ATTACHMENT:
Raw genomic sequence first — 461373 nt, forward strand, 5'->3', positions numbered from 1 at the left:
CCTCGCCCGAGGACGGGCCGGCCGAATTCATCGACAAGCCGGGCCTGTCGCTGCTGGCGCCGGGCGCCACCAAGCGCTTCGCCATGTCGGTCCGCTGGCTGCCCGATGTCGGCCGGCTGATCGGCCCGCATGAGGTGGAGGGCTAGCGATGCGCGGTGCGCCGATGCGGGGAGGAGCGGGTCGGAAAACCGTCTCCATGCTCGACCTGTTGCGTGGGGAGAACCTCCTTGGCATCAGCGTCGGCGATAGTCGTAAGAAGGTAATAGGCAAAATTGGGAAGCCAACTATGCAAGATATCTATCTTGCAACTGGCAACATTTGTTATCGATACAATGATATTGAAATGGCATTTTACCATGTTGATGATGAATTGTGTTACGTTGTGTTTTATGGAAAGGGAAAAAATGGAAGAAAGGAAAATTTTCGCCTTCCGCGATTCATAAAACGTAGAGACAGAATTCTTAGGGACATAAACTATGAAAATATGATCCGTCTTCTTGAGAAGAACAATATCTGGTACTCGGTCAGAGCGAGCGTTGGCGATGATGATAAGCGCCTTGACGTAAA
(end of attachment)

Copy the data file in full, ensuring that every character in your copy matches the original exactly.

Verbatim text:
Raw genomic sequence first — 461373 nt, forward strand, 5'->3', positions numbered from 1 at the left:
CCTCGCCCGAGGACGGGCCGGCCGAATTCATCGACAAGCCGGGCCTGTCGCTGCTGGCGCCGGGCGCCACCAAGCGCTTCGCCATGTCGGTCCGCTGGCTGCCCGATGTCGGCCGGCTGATCGGCCCGCATGAGGTGGAGGGCTAGCGATGCGCGGTGCGCCGATGCGGGGAGGAGCGGGTCGGAAAACCGTCTCCATGCTCGACCTGTTGCGTGGGGAGAACCTCCTTGGCATCAGCGTCGGCGATAGTCGTAAGAAGGTAATAGGCAAAATTGGGAAGCCAACTATGCAAGATATCTATCTTGCAACTGGCAACATTTGTTATCGATACAATGATATTGAAATGGCATTTTACCATGTTGATGATGAATTGTGTTACGTTGTGTTTTATGGAAAGGGAAAAAATGGAAGAAAGGAAAATTTTCGCCTTCCGCGATTCATAAAACGTAGAGACAGAATTCTTAGGGACATAAACTATGAAAATATGATCCGTCTTCTTGAGAAGAACAATATCTGGTACTCGGTCAGAGCGAGCGTTGGCGATGATGATAAGCGCCTTGACGTAAA